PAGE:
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Pickles, anyone? Here's our annual pickle bulletin. Take your choice. And along with the pickle and relish recipes, other recipes are included in this months bulletin we hope will help you collect the compliments due a good cook when you serve your family some of the dishes contributed to the Open Line each month by mail or by phone.

Along with the first recipe this month, came a jar of these pickles. Best I've ever tasted. You'll say the same.


10 medium cucumbers
8 cups sugar
2 tablespoons mixed pickling spices
5 teaspoons coarse medium salt
4 cups cider vinegar

Cover cucumbers with boiling water. Let stand till next morning. Drain. Repeat this procedure three more mornings. On fifth day, drain and slice in ½ inch pieces. Combine remaining ingredients. Bring to boil and pour over cucumbers. Let stand two days. On third day, bring to a boil and seal in hot sterilized jars. Makes seven pints. (Mrs. Homer Huskamp, Cedar Rapids)

Ever since last year's trip to the Scandanavian countries, recipes like this one have a favorite spot in Open Line bulletins.


Medium head of cabbage
1 cup sour cream
1 teaspoon caraway seeds
1 teaspoon salt
¼ teaspoon pepper

Shred cabbage as you would for cole slaw and cook in boiling water. (Use a small amount if cabbage is the new green variety). Cook for 6 to 8 minutes, until tender but still crisp. Drain well. Mix with sour cream, caraway seed, salt and pepper. Place over boiling water and cook 19 to 20 minutes longer. (Mrs. John L. Knapp, Avon, Illinois).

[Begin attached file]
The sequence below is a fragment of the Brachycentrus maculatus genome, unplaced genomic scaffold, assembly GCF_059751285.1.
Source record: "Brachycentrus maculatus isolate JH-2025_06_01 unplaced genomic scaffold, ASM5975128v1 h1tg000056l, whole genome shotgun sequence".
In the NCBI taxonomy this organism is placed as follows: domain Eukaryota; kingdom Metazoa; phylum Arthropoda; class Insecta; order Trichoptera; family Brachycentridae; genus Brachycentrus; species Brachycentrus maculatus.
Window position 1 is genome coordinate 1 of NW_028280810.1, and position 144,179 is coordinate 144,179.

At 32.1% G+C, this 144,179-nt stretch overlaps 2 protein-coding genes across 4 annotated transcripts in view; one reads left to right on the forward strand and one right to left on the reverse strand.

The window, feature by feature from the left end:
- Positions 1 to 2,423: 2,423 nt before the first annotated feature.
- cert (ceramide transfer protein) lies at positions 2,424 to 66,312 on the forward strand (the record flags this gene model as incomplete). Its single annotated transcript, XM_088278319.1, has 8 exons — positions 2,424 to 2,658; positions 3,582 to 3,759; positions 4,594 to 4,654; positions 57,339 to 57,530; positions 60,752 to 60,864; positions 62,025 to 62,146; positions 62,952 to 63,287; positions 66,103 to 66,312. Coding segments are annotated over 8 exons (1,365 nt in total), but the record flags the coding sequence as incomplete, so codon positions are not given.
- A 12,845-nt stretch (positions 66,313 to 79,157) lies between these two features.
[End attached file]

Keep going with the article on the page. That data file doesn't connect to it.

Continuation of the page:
The next two recipes were called in by a "Mystery Chef" here in Cedar Rapids. And they taste as good as they sound.


Prepare each serving in individual dishes. The small aluminum pie tins are made to order. Buy fresh (or frozen) shrimp the size for frying. Hull and clean shrimp. Butterfly shrimp. Arrange six on each side of the aluminum tin. Sprinkle fresh crab meat down the center of the shrimp. Top with melted margarine or butter, adding garlic or garlic powder if desired. Sprinkle dish with parmesan cheese. Top cheese with additional butter or margarine: Sprinkle with paprika. Broil until shrimp tails are pink. Serve in aluminum tin.


Use aluminum crab shells or suitable substitute. Lay about four fresh oysters in crab shells. Top with melted butter or margarine (garlic is optional). Sprinkle with parmesan cheese. Add more margarine or butter and sprinkle on more cheese. Broil until oyster opens.

Last month's bulletin provided the directions for making bulk sauerkraut. Here's the way sauerkraut is made in Mount Vernon, Iowa by an Open Line Listener.


Shred kraut. Pack firmly, but not too tight in sterilized fruit jars. Pack up to neck of jar. Add one tablespoon salt, 1 teaspoon sugar, and boiling water to fill the jar. Seal with Zinc lids. (Note: Because of the expanding process of kraut, the heavier lid is required).

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A request for a recipe using chicken in a meat loaf produced three different ways to serve a "chicken loaf". The recipes were sent in by Mrs. M. Conrad of Hiawatha.


1½ cups cooked diced chicken
1 cup soft bread crumbs
1 cup broth or milk
2 eggs
½ teaspoon salt
¼ teaspoon paprika
1 tablespoon chopped parsley
¼ teaspoon celery seed or celery